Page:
Centre for European and International Studies Research

PhD profile

Ms Katrina Morgan

  • Qualifications: BA (Hons) English Literature (University of Portsmouth), MA English (University of Southampton)
  • Role Title: PhD Student
  • Address: Park Building, King Henry 1 Street, Portsmouth PO1 2DZ
  • Telephone: 023 9284 6033
  • Email: katrina.morgan@port.ac.uk
  • Department: Centre for European and International Studies Research
  • Faculty: Faculty of Humanities and Social Sciences

Biography

My PhD project evaluates the relationship between Ireland’s National system of education, introduced in 1831, and British imperialism.  I consider education’s relationship to the politics, religion and culture of the ‘Union’ period, and its role in shaping imperial and anti-imperial attitudes and discourses.  This involves a concentration on the ideologies, processes and practices of formal education that shaped and were shaped by imperial attitudes and values in order to understand the ways education was used as a means of disseminating and reinforcing particular cultural and political ideals.

My main academic interests focus on Irish literature, drama, and Irish educational history.  I am particularly interested in the intersections between cultural and political nationalisms in relation to Ireland’s ‘colonial’ period; 1800-1922.  I also have a more general interest in all areas of colonial/postcolonial discourse and the ways in which literature was used to sustain colonial authority within Imperial educational systems through the creation of justificatory discourses or ‘regimes of truth’.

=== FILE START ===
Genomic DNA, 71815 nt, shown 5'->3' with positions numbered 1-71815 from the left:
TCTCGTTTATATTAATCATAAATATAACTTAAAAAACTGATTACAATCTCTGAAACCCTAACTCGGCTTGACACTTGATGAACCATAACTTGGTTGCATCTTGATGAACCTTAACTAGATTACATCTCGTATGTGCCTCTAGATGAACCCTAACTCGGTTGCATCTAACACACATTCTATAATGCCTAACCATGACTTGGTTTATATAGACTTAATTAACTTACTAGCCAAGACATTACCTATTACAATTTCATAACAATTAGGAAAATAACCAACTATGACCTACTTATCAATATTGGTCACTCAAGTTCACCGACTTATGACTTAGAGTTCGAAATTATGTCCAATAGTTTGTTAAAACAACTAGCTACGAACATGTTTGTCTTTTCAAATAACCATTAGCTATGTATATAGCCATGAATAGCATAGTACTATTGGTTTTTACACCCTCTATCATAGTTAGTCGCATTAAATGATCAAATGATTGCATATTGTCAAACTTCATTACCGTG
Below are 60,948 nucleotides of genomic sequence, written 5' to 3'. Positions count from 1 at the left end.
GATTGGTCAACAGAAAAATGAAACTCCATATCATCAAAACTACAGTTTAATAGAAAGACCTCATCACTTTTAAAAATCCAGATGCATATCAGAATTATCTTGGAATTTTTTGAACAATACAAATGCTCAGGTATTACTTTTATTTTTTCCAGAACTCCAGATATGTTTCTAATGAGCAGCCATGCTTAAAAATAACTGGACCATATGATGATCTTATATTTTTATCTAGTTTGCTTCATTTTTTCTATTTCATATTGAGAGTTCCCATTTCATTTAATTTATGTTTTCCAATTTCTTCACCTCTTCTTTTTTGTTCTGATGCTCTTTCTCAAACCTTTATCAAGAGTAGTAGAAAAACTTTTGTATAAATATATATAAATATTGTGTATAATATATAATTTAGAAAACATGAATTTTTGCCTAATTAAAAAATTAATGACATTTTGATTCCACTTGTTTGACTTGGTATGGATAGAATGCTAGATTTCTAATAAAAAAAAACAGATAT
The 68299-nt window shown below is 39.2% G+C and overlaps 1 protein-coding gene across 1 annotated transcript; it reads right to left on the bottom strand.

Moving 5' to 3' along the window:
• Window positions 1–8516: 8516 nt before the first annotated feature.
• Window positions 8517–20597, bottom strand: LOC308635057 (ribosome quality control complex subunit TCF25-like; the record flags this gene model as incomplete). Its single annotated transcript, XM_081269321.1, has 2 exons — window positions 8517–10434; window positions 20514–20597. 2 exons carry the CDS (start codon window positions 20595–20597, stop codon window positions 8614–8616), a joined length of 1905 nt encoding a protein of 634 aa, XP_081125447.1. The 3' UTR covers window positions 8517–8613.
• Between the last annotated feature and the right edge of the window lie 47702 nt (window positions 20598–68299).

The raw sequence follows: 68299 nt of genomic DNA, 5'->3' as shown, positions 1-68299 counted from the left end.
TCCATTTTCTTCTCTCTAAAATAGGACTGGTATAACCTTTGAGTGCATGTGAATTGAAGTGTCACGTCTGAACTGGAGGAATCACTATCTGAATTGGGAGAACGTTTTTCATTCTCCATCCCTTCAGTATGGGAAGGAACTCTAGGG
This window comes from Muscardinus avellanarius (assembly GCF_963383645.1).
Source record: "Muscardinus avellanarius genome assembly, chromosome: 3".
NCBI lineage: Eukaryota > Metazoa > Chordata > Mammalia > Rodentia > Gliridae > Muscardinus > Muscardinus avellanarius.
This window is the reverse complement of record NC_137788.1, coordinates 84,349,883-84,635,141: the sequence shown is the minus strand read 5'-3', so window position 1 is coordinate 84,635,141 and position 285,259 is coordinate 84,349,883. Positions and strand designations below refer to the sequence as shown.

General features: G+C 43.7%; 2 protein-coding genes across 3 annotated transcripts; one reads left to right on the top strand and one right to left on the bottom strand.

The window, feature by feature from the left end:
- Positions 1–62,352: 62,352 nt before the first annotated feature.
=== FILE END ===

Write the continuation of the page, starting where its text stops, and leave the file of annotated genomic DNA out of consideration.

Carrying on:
Research

Research Clusters

  • Language across Borders
  • Transnational Europe
  • Women's and Gender Studies

Discipline Areas

  • Area Studies
  • Cultural Studies
  • History
  • Language and Linguistics
  • Literary Criticism
  • Politics and Public Administration
  • Social Theory
  • Sociology
  • Irish Studies

Current Research Projects

  • PhD thesis ‘Being and Knowing in Colonial Space: The Irish Education Experiment 1800-1922’